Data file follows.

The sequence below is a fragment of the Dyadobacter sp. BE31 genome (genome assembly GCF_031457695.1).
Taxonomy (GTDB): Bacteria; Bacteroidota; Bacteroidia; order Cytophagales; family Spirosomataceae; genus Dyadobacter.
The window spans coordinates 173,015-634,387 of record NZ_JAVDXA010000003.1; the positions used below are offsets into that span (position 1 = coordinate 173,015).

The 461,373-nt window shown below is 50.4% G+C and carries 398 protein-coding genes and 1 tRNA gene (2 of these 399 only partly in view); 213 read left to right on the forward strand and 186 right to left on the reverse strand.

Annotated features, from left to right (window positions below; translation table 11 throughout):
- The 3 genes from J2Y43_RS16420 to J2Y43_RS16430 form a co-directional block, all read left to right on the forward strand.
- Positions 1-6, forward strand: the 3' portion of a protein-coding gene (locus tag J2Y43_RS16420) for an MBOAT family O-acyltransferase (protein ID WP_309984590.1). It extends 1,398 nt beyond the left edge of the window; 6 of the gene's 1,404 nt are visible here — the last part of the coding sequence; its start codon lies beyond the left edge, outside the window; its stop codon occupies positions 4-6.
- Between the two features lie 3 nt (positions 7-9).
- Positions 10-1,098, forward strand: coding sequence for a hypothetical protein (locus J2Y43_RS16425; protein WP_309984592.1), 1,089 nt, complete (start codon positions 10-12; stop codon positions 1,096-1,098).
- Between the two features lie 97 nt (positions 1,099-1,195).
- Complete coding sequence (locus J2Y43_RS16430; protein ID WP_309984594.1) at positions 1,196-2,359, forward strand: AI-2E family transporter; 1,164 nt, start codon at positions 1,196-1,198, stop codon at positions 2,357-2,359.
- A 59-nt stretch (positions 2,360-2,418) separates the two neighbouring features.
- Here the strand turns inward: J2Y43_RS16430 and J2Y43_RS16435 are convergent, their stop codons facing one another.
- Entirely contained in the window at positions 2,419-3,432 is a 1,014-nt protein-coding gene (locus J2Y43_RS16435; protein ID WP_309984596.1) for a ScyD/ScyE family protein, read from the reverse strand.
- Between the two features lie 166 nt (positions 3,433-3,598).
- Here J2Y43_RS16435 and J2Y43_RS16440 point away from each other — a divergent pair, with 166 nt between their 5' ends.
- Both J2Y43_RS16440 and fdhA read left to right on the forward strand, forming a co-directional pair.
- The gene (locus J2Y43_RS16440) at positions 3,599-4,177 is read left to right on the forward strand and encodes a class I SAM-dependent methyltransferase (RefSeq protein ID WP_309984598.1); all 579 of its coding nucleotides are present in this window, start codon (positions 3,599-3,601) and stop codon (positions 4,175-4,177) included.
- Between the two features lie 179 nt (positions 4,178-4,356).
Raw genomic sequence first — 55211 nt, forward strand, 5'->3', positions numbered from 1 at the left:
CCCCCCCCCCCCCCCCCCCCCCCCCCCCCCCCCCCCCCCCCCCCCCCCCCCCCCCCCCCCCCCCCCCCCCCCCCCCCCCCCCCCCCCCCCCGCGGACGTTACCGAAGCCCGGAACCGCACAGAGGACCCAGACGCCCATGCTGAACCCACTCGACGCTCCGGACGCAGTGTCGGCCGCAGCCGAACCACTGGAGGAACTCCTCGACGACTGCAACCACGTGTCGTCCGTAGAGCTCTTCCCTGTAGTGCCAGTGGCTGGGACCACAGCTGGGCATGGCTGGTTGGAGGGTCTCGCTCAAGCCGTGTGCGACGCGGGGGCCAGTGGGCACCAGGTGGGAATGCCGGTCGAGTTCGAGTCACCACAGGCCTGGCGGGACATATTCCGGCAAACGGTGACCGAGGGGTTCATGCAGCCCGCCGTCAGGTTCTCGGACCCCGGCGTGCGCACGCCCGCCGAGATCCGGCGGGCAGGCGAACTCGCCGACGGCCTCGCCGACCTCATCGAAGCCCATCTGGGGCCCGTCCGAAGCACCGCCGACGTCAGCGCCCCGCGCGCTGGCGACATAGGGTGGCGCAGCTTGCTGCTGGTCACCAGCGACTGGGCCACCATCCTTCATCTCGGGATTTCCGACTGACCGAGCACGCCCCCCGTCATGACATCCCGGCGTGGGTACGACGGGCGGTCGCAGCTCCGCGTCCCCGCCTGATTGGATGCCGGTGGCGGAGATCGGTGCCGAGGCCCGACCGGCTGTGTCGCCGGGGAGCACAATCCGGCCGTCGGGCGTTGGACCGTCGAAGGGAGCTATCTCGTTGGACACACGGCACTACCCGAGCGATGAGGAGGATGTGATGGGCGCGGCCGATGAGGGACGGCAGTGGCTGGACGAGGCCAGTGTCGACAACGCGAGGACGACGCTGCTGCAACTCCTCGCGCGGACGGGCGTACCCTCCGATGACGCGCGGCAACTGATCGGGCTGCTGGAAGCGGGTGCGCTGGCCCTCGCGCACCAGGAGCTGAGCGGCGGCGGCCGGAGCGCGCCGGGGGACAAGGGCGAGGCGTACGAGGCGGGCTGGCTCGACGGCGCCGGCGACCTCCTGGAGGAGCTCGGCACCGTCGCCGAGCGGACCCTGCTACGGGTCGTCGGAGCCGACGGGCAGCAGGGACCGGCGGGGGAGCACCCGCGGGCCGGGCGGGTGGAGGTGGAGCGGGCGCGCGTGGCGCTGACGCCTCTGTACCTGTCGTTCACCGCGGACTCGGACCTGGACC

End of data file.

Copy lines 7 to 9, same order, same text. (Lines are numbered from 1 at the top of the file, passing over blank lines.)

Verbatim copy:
- Positions 1-6, forward strand: the 3' portion of a protein-coding gene (locus tag J2Y43_RS16420) for an MBOAT family O-acyltransferase (protein ID WP_309984590.1). It extends 1,398 nt beyond the left edge of the window; 6 of the gene's 1,404 nt are visible here — the last part of the coding sequence; its start codon lies beyond the left edge, outside the window; its stop codon occupies positions 4-6.
- Between the two features lie 3 nt (positions 7-9).
- Positions 10-1,098, forward strand: coding sequence for a hypothetical protein (locus J2Y43_RS16425; protein WP_309984592.1), 1,089 nt, complete (start codon positions 10-12; stop codon positions 1,096-1,098).